Index Merge: Combining Multiple Indexes

It is one of the most common question about indexing: is it better to have one index for each column or a single index for all columns of a where clause? The answer is very simple in most cases: one index with multiple columns is better—that is, a concatenated or compound index. “Concatenated Indexes” explains them in detail.

I can totally understand this assertion under this scenario:

Indexing 1: Index A, Index B, Index C
Indexing 2: Index (A,B,C)

because under this scenario, Indexing 2 cannot used at all ( I know about the exceptions )

but under this scenario:

Indexing 1: Index A, Index B, Index C
Indexing 2: Index (A,B,C)

I think Indexing 2 is better, it only needs to traverse 1 index tree instead of 3 right ?

closed as too broad by marc_s, Mark Storey-Smith, dezso, Max Vernon, RolandoMySQLDBA Jan 20 '14 at 20:38

Please edit the question to limit it to a specific problem with enough detail to identify an adequate answer. Avoid asking multiple distinct questions at once. See the How to Ask page for help clarifying this question. If this question can be reworded to fit the rules in the help center, please edit the question.

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    Highly depends on what your data and your queries look like - there's no simple, generally valid answer to this.... – marc_s Jan 20 '14 at 7:48
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    so the assertion in the quote isn't really valid isn't it ? – zinking Jan 20 '14 at 8:08
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    @zinking I think you misread it... – dezso Jan 20 '14 at 10:49
  • 2 Problems: 1. Traversing 3 small indices for A,B,C doesn't take much more resources than the compound index, but those indices will be much more versatile. 2. Only thinking about maximum performance for this single query is most likely wrong, memory pressure and I/O load from many special indices will limit your total system performance. – Jürgen Strobel Jan 20 '14 at 11:56

Original author here.

The quote is meant as following:

In your first query, just filtering on B and C, what would be better:

Indexing 1: Index B, Index C
Indexing 2: Index (B,C)

Clearly, Indexing 2 is better.

The context was meant to be: if I index all columns, is it better to have one index with all of them, or one separate index for every column. In that case, it is almost always better to have one with all columns.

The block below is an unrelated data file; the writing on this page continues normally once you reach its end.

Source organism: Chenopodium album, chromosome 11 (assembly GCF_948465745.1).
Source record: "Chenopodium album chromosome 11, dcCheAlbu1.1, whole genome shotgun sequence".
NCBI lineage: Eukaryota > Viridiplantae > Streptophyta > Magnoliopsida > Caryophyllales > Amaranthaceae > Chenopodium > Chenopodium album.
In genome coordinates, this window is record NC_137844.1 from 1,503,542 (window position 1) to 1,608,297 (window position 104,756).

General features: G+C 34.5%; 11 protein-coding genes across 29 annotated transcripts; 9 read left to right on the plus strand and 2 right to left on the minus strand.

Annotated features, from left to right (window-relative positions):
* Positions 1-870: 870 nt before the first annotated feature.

It's a design advice, not for assessment.

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    And don't forget to read the page quoted in the question! It includes specific information about the contents of the two columns as well. Just because a query restricts on 2 columns doesn't mean that an index on both columns is always better! If the first column is already unique or "mostly unique" then it may well be more efficient to just index the first column resulting in a much smaller index and to visit the actual table to check the values for the second column. – Colin 't Hart Jan 20 '14 at 10:32
  • Not clear. Indexing strategy 2, if done everywhere, will use much more system resources which has a very likely potential to be worse than 1, but there is no general answer to this. – Jürgen Strobel Jan 20 '14 at 11:59
  • @JürgenStrobel Have you read the linked article? use-the-index-luke.com/sql/where-clause/searching-for-ranges/… Sure there are exceptions, but for the majority it is clearly better. – Markus Winand Jan 20 '14 at 12:00
  • Define the majority. For any non trivial schema with lots of tables and different queries, a big amount of data, and precious memory at the hardware limit, NO. For toy applications which fit into memory in total, yes. – Jürgen Strobel Jan 20 '14 at 12:04
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    @JürgenStrobel If you think so, prove it. – Markus Winand Jan 20 '14 at 12:07

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